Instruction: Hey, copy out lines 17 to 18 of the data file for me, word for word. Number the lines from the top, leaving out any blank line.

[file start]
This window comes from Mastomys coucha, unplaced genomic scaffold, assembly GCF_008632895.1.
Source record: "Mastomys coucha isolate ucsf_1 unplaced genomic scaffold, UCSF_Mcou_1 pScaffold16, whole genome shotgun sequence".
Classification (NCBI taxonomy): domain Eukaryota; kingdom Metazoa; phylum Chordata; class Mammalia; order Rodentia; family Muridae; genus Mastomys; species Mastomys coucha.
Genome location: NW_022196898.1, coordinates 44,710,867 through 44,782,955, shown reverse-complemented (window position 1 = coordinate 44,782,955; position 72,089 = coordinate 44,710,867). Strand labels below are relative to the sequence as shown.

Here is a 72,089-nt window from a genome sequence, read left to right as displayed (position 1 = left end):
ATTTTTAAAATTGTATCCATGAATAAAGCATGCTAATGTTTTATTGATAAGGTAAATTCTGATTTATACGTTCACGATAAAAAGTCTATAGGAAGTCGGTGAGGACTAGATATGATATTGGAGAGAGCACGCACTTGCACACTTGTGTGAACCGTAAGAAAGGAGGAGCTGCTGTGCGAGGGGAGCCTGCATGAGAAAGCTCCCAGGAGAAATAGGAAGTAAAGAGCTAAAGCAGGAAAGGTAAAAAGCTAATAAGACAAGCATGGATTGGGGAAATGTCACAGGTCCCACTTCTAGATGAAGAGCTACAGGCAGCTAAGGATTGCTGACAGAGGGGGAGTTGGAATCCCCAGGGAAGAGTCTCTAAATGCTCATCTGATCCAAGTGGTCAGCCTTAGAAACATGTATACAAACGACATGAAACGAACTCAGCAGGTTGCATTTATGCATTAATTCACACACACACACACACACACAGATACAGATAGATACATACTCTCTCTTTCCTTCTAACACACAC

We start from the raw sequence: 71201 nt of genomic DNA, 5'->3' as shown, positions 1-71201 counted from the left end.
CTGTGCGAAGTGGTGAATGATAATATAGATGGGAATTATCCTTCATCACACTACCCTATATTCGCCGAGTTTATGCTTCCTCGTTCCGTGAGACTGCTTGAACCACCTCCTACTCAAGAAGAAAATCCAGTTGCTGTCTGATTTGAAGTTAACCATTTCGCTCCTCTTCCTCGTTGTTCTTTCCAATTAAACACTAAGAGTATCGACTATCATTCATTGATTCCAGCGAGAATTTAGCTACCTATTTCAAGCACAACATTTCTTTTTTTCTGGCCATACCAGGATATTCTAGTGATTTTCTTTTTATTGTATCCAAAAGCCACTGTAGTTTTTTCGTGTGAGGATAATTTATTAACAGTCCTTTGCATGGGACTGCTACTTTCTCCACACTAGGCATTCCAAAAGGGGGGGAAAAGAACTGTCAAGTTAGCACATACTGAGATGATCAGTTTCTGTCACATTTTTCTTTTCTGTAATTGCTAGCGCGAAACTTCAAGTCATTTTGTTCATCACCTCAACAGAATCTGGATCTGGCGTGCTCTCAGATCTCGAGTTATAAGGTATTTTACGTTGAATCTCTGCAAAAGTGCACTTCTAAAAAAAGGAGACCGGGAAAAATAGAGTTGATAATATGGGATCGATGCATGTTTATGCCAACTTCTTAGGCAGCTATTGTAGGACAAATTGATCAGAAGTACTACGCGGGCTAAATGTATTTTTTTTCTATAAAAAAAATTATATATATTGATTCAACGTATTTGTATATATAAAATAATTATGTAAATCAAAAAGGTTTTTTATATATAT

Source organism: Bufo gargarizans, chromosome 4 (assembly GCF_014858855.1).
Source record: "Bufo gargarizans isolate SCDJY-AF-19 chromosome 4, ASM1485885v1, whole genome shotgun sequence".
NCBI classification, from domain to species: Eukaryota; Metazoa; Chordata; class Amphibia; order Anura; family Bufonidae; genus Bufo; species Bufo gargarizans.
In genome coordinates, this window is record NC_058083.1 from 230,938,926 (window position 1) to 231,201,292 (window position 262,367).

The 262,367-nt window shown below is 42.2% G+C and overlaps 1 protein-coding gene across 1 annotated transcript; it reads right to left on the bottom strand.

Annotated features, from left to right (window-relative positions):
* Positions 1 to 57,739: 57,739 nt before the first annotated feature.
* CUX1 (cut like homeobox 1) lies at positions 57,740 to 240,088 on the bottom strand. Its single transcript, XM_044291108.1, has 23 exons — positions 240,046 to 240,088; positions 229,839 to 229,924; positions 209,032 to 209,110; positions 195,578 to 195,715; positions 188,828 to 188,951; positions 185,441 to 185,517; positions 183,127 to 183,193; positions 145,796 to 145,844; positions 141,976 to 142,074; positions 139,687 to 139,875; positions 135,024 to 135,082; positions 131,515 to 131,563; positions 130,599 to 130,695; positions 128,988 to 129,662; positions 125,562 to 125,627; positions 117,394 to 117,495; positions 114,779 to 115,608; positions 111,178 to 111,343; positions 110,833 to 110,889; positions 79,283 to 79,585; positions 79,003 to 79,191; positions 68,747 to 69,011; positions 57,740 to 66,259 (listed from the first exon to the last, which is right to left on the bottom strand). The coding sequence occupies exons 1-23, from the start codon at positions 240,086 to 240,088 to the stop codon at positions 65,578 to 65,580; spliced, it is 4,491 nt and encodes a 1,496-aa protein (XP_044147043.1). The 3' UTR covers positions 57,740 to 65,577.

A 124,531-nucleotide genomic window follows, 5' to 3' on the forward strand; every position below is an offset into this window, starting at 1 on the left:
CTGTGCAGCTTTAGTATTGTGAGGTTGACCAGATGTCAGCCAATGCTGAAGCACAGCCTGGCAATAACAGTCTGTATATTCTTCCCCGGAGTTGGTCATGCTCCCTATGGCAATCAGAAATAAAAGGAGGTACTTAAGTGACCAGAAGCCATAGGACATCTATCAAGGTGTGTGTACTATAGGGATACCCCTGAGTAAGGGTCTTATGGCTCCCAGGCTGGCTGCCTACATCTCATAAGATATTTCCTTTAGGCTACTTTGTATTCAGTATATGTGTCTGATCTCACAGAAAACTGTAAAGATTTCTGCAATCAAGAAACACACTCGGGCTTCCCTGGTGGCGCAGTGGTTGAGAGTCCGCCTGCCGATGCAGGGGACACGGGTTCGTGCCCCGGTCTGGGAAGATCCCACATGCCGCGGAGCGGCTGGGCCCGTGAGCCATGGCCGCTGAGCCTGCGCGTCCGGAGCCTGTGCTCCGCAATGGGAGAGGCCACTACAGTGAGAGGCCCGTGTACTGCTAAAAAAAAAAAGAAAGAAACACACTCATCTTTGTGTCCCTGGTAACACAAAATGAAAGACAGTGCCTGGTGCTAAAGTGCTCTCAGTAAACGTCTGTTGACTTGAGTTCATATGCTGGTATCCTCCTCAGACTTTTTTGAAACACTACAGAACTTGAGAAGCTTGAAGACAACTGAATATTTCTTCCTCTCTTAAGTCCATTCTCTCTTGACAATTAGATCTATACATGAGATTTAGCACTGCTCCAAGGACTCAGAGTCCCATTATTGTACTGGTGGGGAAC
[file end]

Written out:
A 124,531-nucleotide genomic window follows, 5' to 3' on the forward strand; every position below is an offset into this window, starting at 1 on the left:
CTGTGCAGCTTTAGTATTGTGAGGTTGACCAGATGTCAGCCAATGCTGAAGCACAGCCTGGCAATAACAGTCTGTATATTCTTCCCCGGAGTTGGTCATGCTCCCTATGGCAATCAGAAATAAAAGGAGGTACTTAAGTGACCAGAAGCCATAGGACATCTATCAAGGTGTGTGTACTATAGGGATACCCCTGAGTAAGGGTCTTATGGCTCCCAGGCTGGCTGCCTACATCTCATAAGATATTTCCTTTAGGCTACTTTGTATTCAGTATATGTGTCTGATCTCACAGAAAACTGTAAAGATTTCTGCAATCAAGAAACACACTCGGGCTTCCCTGGTGGCGCAGTGGTTGAGAGTCCGCCTGCCGATGCAGGGGACACGGGTTCGTGCCCCGGTCTGGGAAGATCCCACATGCCGCGGAGCGGCTGGGCCCGTGAGCCATGGCCGCTGAGCCTGCGCGTCCGGAGCCTGTGCTCCGCAATGGGAGAGGCCACTACAGTGAGAGGCCCGTGTACTGCTAAAAAAAAAAAGAAAGAAACACACTCATCTTTGTGTCCCTGGTAACACAAAATGAAAGACAGTGCCTGGTGCTAAAGTGCTCTCAGTAAACGTCTGTTGACTTGAGTTCATATGCTGGTATCCTCCTCAGACTTTTTTGAAACACTACAGAACTTGAGAAGCTTGAAGACAACTGAATATTTCTTCCTCTCTTAAGTCCATTCTCTCTTGACAATTAGATCTATACATGAGATTTAGCACTGCTCCAAGGACTCAGAGTCCCATTATTGTACTGGTGGGGAAC